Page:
Submitted July 28, 1999.
Decided September 22, 1999.
APPEAL from the Court of Appeals for Montgomery County, No. 17591.
M. Wayne Forsyth, pro se.
Mathias H. Heck, Jr., Montgomery County Prosecuting Attorney, and John F. Krumholtz, Assistant Prosecuting Attorney, for appellee.
In December 1998, appellant, M. Wayne Forsyth, filed a complaint in the Court of Appeals for Montgomery County for a writ of mandamus to compel appellee, Domestic Relations Division Judge V. Michael Brigner, to rescind his October 25, 1993 order preventing Forsyth from filing pleadings with the clerk of the trial court without Judge Brigner's prior approval, and to compel an evidentiary hearing on Forsyth's 1998 motion to vacate an alleged void judgment in Forsyth's divorce case. After Judge Brigner filed a motion to dismiss, the court of appeals granted the motion and dismissed the case. Given Forsyth's numerous mandamus actions to attack the trial court's judgment of divorce, the court of appeals denied in forma pauperis status for Forsyth for all future original actions filed in that court relating to his divorce case.
This cause is now before the court upon an appeal as of right.
We affirm the judgment of the court of appeals based on our decision in Forsyth's appeal in a recent mandamus case in which he raised the same claims. State ex rel. Forsyth v. Brigner (1999), 86 Ohio St.3d 71, 711 N.E.2d 684.
We also agree that by filing numerous original actions to challenge the same rulings by Judge Brigner, Forsyth has abused his in forma pauperis status. As the United States Supreme Court observed in In re Sindram (1991), 498 U.S. 177, 179-180, 111 S.Ct. 596, 597-598, 112 L.Ed.2d 599, 604-605:
"[T]he Court waives filing fees and costs for indigent individuals in order to promote the interests of justice. The goal of fairly dispensing justice, however, is compromised when the Court is forced to devote its limited resources to the processing of repetitious and frivolous requests. Pro se petitioners have a greater capacity than most to disrupt the fair allocation of judicial resources because they are not subject to the financial considerations — filing fees and attorney's fees that deter other litigants from filing frivolous petitions. * * * The risks of abuse are particularly acute with respect to applications for extraordinary relief, since such petitions are not subject to any time limitations and, theoretically, could be filed at any time without limitation. In order to prevent frivolous petitions for extraordinary relief from unsettling the fair administration of justice, the Court has a duty to deny in forma pauperis status to those individuals who have abused the system. Under the circumstances of this case, we find it appropriate to deny in forma pauperis status to petitioner in this and all future petitions for extraordinary relief." (Citation omitted.) See, also, State ex rel. Richard v. Cuyahoga Cty. Commrs. (1995), 100 Ohio App.3d 592, 654 N.E.2d 443; Karmasu v. Wilkinson (1996), 115 Ohio App.3d 737, 686 N.E.2d 309.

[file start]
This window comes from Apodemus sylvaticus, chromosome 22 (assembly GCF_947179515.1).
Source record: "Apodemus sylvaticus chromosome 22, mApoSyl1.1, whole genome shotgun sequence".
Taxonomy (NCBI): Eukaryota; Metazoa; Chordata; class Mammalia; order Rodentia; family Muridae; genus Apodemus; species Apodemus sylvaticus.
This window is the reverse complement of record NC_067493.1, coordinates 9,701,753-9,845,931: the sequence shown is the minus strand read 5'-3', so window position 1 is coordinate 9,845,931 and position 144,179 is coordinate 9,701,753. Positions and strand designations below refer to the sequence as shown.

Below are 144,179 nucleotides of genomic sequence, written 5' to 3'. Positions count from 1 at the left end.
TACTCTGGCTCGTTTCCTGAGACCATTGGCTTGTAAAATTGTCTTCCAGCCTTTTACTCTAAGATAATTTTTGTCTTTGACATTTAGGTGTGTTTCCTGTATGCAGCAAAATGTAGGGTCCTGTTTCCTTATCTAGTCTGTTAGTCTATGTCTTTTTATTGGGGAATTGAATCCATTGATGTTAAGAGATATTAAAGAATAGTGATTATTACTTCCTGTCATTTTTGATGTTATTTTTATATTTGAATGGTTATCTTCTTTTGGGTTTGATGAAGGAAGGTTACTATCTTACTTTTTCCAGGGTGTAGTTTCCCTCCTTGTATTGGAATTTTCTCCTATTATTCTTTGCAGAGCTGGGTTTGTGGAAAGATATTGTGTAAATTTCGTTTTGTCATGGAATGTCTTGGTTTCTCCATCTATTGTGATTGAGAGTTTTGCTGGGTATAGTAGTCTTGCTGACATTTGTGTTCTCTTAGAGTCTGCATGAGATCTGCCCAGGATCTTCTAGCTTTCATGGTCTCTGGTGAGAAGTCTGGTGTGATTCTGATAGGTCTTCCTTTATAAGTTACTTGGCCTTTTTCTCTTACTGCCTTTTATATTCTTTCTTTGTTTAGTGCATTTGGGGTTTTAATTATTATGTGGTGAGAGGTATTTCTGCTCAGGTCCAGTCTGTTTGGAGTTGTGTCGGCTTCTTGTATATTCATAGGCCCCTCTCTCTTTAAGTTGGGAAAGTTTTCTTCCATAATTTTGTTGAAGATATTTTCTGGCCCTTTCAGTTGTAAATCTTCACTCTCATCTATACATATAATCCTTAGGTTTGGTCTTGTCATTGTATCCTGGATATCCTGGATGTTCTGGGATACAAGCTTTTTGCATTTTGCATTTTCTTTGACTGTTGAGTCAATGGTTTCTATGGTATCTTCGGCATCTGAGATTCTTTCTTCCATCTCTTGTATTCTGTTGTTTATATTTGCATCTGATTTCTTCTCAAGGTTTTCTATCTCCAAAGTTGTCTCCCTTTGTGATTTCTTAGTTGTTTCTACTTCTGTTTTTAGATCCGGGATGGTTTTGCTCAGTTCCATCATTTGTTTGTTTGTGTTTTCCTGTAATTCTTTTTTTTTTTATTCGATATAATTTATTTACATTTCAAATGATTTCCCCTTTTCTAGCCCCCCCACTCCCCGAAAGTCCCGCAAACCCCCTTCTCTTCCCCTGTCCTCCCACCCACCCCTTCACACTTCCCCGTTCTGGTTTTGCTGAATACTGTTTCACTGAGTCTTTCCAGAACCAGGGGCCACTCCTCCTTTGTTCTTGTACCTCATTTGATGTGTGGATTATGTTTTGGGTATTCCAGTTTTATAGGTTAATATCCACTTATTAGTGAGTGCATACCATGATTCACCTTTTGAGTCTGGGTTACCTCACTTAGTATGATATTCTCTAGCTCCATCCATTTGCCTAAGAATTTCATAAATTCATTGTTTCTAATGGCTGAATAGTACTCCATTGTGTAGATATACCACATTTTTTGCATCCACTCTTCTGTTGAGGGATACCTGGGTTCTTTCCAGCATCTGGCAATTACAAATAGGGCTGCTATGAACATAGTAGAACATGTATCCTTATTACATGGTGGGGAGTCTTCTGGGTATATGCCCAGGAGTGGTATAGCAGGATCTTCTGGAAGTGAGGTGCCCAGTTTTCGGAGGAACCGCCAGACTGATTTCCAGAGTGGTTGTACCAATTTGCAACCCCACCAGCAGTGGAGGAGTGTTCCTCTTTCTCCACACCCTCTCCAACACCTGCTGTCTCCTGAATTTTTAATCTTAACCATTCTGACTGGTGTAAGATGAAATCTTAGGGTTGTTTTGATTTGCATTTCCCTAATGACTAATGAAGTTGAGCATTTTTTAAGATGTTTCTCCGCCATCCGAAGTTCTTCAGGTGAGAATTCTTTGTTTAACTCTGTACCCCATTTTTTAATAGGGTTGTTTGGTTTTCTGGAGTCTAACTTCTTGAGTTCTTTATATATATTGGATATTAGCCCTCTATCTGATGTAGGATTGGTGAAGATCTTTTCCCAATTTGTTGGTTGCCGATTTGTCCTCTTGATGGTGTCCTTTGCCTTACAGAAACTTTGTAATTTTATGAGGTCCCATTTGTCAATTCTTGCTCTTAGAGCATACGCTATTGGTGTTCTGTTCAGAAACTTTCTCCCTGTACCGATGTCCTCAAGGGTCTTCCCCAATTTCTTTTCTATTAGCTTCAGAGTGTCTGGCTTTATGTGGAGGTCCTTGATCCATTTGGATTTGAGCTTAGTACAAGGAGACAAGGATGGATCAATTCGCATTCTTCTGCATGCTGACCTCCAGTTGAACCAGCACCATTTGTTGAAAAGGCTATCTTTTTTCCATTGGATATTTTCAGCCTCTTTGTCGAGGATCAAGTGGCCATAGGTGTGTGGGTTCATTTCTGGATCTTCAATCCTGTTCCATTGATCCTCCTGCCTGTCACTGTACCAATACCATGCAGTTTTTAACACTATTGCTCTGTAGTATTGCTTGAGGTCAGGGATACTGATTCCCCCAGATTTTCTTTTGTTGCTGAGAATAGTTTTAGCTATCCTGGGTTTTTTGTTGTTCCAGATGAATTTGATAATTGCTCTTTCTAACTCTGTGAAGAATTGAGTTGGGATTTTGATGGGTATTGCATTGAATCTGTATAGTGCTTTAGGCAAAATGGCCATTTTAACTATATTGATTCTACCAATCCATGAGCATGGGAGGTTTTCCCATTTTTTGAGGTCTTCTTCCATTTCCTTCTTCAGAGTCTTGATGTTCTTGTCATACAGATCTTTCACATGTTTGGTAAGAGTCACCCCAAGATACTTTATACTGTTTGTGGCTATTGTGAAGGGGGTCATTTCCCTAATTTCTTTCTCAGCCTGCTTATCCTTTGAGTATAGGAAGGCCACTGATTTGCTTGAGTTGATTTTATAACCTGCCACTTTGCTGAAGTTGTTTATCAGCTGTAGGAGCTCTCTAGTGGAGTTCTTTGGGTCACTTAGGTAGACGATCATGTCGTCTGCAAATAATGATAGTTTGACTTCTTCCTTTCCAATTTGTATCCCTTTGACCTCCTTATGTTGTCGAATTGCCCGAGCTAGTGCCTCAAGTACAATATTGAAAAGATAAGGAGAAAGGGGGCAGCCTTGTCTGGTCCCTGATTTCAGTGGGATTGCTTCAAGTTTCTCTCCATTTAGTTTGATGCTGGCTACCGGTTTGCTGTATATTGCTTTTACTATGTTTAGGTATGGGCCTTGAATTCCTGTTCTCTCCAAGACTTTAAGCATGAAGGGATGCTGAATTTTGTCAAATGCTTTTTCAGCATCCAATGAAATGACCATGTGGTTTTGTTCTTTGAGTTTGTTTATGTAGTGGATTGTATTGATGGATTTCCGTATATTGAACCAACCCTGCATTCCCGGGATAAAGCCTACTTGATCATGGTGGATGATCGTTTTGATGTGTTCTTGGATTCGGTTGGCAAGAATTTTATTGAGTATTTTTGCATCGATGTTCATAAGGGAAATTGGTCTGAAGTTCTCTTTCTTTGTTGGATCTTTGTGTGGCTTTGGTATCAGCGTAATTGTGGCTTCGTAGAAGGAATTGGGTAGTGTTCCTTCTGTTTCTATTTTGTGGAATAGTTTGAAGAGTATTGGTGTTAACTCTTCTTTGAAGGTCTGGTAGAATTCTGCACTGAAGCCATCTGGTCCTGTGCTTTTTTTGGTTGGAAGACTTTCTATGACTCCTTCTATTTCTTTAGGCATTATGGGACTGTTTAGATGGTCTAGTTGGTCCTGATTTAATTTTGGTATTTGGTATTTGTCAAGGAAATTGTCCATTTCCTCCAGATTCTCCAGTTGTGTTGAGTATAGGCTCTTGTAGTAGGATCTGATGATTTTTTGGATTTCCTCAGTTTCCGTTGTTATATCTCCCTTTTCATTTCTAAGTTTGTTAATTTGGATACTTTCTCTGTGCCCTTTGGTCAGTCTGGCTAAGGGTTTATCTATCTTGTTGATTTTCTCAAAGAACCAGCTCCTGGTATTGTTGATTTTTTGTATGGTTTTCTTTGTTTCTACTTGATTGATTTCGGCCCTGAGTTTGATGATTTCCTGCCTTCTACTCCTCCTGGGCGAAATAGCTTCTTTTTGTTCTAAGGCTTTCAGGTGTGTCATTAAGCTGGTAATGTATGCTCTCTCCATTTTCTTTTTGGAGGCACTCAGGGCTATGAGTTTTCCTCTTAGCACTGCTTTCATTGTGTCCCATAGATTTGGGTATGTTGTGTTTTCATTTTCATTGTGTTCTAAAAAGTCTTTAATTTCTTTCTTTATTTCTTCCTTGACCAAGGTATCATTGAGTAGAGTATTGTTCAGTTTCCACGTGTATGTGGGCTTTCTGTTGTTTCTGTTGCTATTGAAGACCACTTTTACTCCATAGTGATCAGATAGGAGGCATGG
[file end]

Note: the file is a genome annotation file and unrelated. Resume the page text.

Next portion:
Based on the foregoing, we affirm the judgment of the court of appeals. We also order that the Clerk of this court not accept for filing any additional appeals or original actions from Forsyth unless accompanied by the docket fee and security deposit required by S.Ct.Prac.R. XV. See Smith v. Serva-Portion, Inc. (1997), 78 Ohio St.3d 1504, 679 N.E.2d 5; In re Guess (1996), 75 Ohio St.3d 1515, 665 N.E.2d 684; S.Ct.Prac.R. XIV(5).
We deny Forsyth's request for oral argument. He has not established any of the factors that might warrant oral argument. State ex rel. Lee v. Trumbull Cty. Probate Court (1998), 83 Ohio St.3d 369, 371, 700 N.E.2d 4, 7.
MOYER, C.J., DOUGLAS, RESNICK, F.E. SWEENEY, PFEIFER, COOK and LUNDBERG STRATTON, JJ., concur.